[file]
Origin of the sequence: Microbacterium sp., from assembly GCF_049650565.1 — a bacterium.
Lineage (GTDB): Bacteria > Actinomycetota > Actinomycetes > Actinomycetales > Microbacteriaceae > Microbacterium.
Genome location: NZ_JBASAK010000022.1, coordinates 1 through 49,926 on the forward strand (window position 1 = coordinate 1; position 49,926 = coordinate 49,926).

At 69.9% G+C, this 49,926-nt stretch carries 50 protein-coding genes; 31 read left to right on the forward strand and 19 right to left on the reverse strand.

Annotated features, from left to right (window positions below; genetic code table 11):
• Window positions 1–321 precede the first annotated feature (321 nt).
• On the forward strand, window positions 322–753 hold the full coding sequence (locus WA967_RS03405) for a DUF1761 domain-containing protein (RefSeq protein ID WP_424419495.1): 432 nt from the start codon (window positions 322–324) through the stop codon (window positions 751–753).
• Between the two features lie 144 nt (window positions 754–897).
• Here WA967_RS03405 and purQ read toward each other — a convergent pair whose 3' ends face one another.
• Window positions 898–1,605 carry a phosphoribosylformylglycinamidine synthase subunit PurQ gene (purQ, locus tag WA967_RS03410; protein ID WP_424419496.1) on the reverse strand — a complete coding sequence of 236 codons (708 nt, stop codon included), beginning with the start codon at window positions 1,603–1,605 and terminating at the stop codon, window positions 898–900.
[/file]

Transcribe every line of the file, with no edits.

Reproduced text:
Origin of the sequence: Microbacterium sp., from assembly GCF_049650565.1 — a bacterium.
Lineage (GTDB): Bacteria > Actinomycetota > Actinomycetes > Actinomycetales > Microbacteriaceae > Microbacterium.
Genome location: NZ_JBASAK010000022.1, coordinates 1 through 49,926 on the forward strand (window position 1 = coordinate 1; position 49,926 = coordinate 49,926).

At 69.9% G+C, this 49,926-nt stretch carries 50 protein-coding genes; 31 read left to right on the forward strand and 19 right to left on the reverse strand.

Annotated features, from left to right (window positions below; genetic code table 11):
• Window positions 1–321 precede the first annotated feature (321 nt).
• On the forward strand, window positions 322–753 hold the full coding sequence (locus WA967_RS03405) for a DUF1761 domain-containing protein (RefSeq protein ID WP_424419495.1): 432 nt from the start codon (window positions 322–324) through the stop codon (window positions 751–753).
• Between the two features lie 144 nt (window positions 754–897).
• Here WA967_RS03405 and purQ read toward each other — a convergent pair whose 3' ends face one another.
• Window positions 898–1,605 carry a phosphoribosylformylglycinamidine synthase subunit PurQ gene (purQ, locus tag WA967_RS03410; protein ID WP_424419496.1) on the reverse strand — a complete coding sequence of 236 codons (708 nt, stop codon included), beginning with the start codon at window positions 1,603–1,605 and terminating at the stop codon, window positions 898–900.